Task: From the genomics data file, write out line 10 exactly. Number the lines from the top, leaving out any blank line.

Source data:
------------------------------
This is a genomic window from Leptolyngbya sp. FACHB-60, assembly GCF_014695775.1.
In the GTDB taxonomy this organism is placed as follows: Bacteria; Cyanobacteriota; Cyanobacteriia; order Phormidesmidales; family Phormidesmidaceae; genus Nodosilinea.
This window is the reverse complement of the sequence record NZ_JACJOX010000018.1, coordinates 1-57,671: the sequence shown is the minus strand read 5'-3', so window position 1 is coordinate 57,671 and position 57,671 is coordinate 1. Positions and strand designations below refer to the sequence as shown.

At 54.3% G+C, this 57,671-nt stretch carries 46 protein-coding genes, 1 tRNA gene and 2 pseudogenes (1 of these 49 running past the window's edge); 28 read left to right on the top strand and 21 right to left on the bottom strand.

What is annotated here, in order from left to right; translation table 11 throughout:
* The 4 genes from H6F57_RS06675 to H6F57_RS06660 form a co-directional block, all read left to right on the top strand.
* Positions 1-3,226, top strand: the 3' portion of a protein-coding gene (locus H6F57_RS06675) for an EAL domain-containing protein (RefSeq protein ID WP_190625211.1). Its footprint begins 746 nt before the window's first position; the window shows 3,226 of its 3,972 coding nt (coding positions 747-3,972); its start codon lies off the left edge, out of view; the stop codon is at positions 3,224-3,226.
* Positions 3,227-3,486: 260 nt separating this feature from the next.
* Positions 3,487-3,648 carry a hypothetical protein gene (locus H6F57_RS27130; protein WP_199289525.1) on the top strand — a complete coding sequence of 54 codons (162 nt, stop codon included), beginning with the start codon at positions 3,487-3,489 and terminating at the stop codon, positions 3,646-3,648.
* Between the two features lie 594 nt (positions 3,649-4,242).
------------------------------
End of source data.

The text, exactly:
* Between the two features lie 594 nt (positions 3,649-4,242).